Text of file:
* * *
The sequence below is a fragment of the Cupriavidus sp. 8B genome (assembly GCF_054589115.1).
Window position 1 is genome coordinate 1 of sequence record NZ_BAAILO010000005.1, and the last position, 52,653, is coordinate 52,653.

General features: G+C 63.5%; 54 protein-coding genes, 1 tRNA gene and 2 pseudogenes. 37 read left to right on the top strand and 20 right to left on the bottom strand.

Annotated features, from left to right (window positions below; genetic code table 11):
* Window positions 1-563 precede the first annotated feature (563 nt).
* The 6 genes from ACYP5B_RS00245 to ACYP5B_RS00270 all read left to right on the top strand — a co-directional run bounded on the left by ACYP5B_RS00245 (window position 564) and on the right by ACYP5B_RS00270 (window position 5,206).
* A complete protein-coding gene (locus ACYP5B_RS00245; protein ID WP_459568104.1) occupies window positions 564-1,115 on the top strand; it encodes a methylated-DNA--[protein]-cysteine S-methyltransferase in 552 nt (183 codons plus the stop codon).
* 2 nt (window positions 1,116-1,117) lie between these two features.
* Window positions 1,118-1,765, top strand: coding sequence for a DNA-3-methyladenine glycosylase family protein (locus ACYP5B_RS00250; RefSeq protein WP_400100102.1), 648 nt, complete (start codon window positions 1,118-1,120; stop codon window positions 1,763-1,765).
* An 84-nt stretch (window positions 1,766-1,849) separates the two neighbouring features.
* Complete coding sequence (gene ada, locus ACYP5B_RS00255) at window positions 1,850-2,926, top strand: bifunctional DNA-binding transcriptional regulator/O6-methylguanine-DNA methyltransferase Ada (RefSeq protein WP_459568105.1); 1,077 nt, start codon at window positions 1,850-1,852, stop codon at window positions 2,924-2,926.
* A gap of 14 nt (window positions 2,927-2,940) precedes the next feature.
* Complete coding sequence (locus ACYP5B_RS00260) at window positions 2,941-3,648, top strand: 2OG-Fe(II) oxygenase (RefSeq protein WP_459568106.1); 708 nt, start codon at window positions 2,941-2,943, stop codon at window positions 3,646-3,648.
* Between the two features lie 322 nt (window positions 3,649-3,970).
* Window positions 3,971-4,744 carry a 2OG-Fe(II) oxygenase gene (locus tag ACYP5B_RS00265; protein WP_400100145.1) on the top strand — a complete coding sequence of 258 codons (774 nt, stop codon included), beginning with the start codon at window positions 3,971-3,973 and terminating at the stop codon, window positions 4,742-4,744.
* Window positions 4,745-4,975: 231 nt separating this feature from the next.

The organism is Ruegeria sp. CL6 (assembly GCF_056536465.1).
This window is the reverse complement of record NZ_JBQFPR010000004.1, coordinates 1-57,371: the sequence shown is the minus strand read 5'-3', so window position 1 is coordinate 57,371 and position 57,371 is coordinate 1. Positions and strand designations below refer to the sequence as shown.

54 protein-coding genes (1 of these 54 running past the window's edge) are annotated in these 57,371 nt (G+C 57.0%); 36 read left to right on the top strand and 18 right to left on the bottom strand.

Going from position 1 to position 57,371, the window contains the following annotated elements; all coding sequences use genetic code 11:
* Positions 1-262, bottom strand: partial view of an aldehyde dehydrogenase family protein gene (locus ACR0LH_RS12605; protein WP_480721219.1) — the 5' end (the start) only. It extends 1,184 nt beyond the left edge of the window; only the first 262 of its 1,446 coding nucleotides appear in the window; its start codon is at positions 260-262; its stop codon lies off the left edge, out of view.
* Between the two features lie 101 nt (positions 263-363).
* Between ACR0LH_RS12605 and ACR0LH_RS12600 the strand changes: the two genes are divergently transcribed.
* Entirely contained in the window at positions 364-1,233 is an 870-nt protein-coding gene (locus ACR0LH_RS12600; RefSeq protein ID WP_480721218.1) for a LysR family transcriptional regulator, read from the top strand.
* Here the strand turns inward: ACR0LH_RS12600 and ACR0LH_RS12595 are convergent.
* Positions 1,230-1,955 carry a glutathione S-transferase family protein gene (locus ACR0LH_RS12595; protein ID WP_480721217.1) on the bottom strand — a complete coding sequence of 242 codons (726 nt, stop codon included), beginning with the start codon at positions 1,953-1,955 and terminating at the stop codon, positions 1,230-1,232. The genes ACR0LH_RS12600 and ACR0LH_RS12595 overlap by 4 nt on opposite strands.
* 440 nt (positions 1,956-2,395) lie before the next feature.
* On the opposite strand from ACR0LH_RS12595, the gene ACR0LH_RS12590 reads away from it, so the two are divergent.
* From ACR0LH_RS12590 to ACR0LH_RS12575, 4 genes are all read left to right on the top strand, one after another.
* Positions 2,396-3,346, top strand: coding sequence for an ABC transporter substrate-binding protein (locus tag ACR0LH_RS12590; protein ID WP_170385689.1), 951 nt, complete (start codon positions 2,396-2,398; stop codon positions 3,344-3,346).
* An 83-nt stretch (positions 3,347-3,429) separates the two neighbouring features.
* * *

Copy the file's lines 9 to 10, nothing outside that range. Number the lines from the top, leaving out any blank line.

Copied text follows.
* Window positions 1,118-1,765, top strand: coding sequence for a DNA-3-methyladenine glycosylase family protein (locus ACYP5B_RS00250; RefSeq protein WP_400100102.1), 648 nt, complete (start codon window positions 1,118-1,120; stop codon window positions 1,763-1,765).
* An 84-nt stretch (window positions 1,766-1,849) separates the two neighbouring features.